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House overwhelmingly OKs $484B virus stimulus measure

In this image from video, Rep. Carolyn Maloney

In this image from video, Rep. Carolyn Maloney (D-N.Y.) speaks on the floor of the House of Representatives at the U.S. Capitol in Washington, on Thursday. Credit: AP

WASHINGTON — The House overwhelmingly approved a $484 billion interim coronavirus spending package to fund a small business program, health care providers, and virus testing and contact tracing in an extraordinary session Thursday.

Meeting in person in the House chamber amid a pandemic that has shut down all but essential activities, lawmakers practiced social distancing and many wore protective masks as they voted 388 to 5 in shifts to pass the fourth relief measure to address the pandemic.

President Donald Trump said he would sign the bill as soon as the House passed and delivered it to the White House, an act that will bring total coronavirus epidemic federal spending to $2.5 trillion, according to the Congressional Budget Office.

The interim bill includes $321 billion to replenish funds for the small business paycheck protection program, including $60 billion targeted to “unbanked” firms run by rural, minority and women owners, $75 billion more for hospitals and $25 billion for testing.

The vote came after the announcement that another 4.4 million people applied for unemployment benefits, bringing the total to more than 26 million who have lost their jobs during the economic shutdown in the effort to curb the spread of the deadly virus.

And it came as the Centers for Disease Control and Prevention reported 828,441 cases of, and 46,379 deaths from, COVID-19 in the United States as of Wednesday.

“We come to the floor with such heartache, with such sorrow, about those who have lost their lives and their loved ones, those who are suffering from the virus assault now, and for those who are in doubt about their economic situation,” said House Speaker Nancy Pelosi (D-Calif.). “That’s what this is about.”

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But the debate preceding the bipartisan voted skewed toward partisan finger-pointing.

Republicans and Democrats already began sparring over the next major spending bill, especially Democrats’ demand for as much as $500 billion for state and local governments, which were left out of the interim bill at Republicans’ insistence.

And they blamed each other for the millions of workers who lost their jobs while the two sides fought over the interim bill and the SBA ran out of funds to makes loans to small businesses.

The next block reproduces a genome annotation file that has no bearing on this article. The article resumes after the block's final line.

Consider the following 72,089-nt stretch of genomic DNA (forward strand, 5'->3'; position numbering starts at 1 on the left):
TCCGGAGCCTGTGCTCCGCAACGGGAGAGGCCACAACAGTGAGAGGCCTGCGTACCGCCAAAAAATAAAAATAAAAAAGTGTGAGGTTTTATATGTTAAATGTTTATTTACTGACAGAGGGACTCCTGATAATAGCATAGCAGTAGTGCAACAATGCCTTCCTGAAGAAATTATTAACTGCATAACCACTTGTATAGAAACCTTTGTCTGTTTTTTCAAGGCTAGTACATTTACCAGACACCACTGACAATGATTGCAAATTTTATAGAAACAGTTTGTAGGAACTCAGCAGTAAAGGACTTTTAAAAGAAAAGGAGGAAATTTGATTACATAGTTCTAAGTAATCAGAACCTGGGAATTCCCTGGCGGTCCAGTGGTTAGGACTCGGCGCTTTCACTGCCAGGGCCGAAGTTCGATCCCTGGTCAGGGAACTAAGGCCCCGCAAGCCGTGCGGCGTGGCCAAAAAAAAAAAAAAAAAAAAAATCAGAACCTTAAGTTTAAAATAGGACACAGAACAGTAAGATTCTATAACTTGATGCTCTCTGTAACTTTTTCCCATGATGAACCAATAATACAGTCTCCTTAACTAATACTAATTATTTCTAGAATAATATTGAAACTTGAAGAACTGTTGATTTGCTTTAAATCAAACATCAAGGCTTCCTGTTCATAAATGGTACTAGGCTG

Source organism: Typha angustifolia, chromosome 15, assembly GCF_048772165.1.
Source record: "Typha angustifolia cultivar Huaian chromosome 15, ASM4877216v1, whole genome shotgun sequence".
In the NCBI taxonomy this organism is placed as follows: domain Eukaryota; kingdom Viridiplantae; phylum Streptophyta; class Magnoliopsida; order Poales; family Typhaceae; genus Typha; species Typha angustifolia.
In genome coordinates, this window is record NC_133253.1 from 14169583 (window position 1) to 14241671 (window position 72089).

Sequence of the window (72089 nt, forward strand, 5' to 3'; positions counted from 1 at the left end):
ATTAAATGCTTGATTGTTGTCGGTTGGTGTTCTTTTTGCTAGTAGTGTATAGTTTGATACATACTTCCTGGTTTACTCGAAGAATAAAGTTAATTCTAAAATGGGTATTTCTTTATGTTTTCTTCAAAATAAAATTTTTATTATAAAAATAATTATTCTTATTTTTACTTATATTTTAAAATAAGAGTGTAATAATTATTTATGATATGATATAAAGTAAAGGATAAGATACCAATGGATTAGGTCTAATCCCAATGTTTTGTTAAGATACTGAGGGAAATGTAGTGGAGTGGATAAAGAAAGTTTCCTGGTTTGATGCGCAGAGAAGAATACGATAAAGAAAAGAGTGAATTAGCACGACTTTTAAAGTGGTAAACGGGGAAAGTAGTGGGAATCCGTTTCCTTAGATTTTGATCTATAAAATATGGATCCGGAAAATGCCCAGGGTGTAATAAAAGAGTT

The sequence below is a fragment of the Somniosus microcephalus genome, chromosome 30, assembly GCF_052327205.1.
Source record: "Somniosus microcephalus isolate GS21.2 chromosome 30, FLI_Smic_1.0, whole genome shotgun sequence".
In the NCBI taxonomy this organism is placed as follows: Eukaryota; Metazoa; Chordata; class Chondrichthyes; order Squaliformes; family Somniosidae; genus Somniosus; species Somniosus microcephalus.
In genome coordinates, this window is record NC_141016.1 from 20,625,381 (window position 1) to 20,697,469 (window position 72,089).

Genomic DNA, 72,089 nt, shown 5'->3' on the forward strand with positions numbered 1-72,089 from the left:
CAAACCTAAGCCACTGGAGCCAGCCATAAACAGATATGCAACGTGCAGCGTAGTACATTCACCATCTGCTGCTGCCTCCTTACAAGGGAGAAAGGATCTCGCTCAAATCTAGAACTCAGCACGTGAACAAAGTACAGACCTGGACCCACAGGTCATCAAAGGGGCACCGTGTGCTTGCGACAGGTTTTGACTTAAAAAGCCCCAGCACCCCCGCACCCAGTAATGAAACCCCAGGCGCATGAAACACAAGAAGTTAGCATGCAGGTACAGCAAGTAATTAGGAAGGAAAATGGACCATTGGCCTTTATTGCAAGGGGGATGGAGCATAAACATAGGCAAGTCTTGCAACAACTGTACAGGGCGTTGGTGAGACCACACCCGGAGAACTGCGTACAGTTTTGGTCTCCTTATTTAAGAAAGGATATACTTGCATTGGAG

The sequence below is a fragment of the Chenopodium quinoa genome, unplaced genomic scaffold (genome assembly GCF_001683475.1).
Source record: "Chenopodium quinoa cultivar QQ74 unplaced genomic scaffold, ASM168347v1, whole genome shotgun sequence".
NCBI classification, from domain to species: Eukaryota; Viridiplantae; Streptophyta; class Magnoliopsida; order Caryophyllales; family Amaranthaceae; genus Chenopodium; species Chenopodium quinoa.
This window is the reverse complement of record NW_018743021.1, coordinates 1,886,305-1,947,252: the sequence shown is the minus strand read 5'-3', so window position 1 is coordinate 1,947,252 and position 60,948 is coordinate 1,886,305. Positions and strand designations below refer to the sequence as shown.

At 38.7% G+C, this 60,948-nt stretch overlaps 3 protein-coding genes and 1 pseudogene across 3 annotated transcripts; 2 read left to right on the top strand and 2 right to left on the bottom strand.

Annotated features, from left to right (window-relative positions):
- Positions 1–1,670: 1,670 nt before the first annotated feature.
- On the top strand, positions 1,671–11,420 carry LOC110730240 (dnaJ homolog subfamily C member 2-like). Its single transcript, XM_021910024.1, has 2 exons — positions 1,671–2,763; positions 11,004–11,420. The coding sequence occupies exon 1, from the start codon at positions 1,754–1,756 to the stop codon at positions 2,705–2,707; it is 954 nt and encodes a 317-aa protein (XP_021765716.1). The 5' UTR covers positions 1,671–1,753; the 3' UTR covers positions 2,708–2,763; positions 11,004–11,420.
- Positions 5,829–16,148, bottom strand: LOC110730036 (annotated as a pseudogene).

“How many of those 4.4 million would not have gotten the pink slip last week had we listened more than two weeks ago,” said House Minority Leader Kevin McCarthy (R-Calif.), and Democrats agreed to the bid to simply add $250 billion to the small business program.

Pelosi said Republicans delayed the bill by not negotiating until last week, criticizing them for saying “we held up this bill when they are doing today, with great pride, exactly what the Senate Democrats asked them to do on April 9.”

On that day, Senate Republicans moved to add $250 billion for the paycheck protection program and Democrats countered with an additional $100 billion for health care providers and $150 billion for state and local governments. Each side blocked the other’s proposal.

Pelosi spoke with her mask pulled down, setting an example that most other lawmakers followed, though House staff and some members, including Rep. Jim McGovern (D-Mass.) continued to wear theirs while talking.

Hundreds of House members left their home districts to go to Washington because, unlike in the Senate, there was an objection to passing the bill with unanimous consent.

All five of the House members who represent Long Island made the trip and voted for the interim funding measure. Rep. Alexandria Ocasio-Cortez (D-Bronx) was the only Democrat to vote no.

The House opened its first session since the end of March with a debate on Pelosi’s proposal for a select committee to oversee the spending of the trillions of dollars on the pandemic, based on the Senate panel created for World War II spending.

Republicans said they opposed it as redundant of other oversight committees and federal watchdogs in the bill and called it another Democratic attempt to attack Trump. But Democrats insisted Congress needs to conduct specific oversight.

The House approved the measure 212-182 in a party-line vote.

Pelosi withdrew a vote on a measure to allow members to cast proxy votes for absent colleagues because of the pandemic. She said a bipartisan group will review the issue.

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